Q: What do you hope readers take away from the book?


A: In these challenging times, when so many of us are feeling a sense of hopelessness, The Tao of Inner Peace offers a new path of hope, combining the Tao’s qualities of yin and yang, awareness and action.


My intention is for readers to realize that as we become more aware of the Tao’s vision of life as process, we recognize that we are a vital part of the process. We learn that our actions can make a difference and create greater peace within and around us.


Q: What are you working on now?


A: I coach, write, and offer workshops and webinars on Tao principles. I also blog for Psychology Today, and lecture for the Positive Psychology Guild in the UK. In addition, I enjoy meditating, gardening, taking long walks in nature with my husband, Bob, and my little dog, Ginny, and reading a range of fascinating books.


Q: Anything else we should know?


A: In the past two years of the Covid pandemic, our lives have been turned upside down. Many of us have been in a state of chronic stress.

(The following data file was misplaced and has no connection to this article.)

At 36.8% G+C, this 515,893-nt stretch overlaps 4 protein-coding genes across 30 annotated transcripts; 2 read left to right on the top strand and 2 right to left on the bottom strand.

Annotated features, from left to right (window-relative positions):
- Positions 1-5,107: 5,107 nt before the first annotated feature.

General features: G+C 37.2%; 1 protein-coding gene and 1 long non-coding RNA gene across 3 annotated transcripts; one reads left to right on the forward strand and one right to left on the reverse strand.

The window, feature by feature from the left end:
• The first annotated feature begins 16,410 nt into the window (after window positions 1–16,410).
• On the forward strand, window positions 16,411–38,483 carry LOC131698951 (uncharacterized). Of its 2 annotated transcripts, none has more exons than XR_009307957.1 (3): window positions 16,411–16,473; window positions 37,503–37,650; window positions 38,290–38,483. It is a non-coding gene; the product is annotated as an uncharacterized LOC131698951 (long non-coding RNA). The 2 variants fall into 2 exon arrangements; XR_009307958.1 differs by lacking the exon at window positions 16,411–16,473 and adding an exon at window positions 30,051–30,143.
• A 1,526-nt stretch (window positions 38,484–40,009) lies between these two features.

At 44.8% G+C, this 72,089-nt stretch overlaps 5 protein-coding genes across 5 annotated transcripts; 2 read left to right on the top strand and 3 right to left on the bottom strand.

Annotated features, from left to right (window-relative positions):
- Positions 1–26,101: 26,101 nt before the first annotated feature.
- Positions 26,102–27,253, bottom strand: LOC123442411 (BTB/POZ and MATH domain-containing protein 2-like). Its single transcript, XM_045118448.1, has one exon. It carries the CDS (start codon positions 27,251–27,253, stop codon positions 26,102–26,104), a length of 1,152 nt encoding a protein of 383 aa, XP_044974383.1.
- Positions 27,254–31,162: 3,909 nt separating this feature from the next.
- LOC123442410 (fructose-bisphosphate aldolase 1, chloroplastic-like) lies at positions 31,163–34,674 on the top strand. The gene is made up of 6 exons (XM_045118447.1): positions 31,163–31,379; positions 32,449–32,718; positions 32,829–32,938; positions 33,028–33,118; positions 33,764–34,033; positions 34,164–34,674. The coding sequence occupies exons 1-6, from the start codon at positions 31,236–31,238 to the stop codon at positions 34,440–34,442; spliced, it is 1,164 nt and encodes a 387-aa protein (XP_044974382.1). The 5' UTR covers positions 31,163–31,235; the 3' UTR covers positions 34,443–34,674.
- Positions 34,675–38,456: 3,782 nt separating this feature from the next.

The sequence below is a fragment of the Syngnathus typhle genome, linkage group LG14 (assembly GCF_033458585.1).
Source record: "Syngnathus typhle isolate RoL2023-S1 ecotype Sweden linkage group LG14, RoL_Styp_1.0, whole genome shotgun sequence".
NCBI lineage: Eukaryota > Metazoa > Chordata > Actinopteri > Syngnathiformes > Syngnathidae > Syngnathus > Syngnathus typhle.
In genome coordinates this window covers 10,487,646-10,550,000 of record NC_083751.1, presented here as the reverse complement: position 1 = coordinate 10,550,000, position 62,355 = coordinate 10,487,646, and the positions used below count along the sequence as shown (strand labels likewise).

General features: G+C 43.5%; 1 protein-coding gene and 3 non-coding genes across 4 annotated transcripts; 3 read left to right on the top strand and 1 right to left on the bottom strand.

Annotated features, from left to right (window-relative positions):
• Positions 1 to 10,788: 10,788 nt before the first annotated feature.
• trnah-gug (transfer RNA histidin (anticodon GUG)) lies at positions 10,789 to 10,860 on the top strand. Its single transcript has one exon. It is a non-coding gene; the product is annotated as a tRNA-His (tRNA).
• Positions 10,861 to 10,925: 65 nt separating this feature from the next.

This can compromise not only our health but also undermine our ability to think clearly and sabotage our relationships with ourselves and one another. To create greater peace around us, we need to create greater peace within us.


I write in The Tao of Inner Peace that the wisdom of the Tao Te Ching can help us recognize when we’re triggered by stress and begin to restore our peace of mind by taking slow, deep breaths, focusing on peace, and spending more time in nature.


As the Tao Te Ching reminds us, “The journey of a thousand miles begins with a single step” (Chapter 64). It is up to each of us now to take that step. For by dealing with stress in our own lives, we can think more clearly, act more wisely, and create new possibilities for our time.


--Interview with Deborah Kalb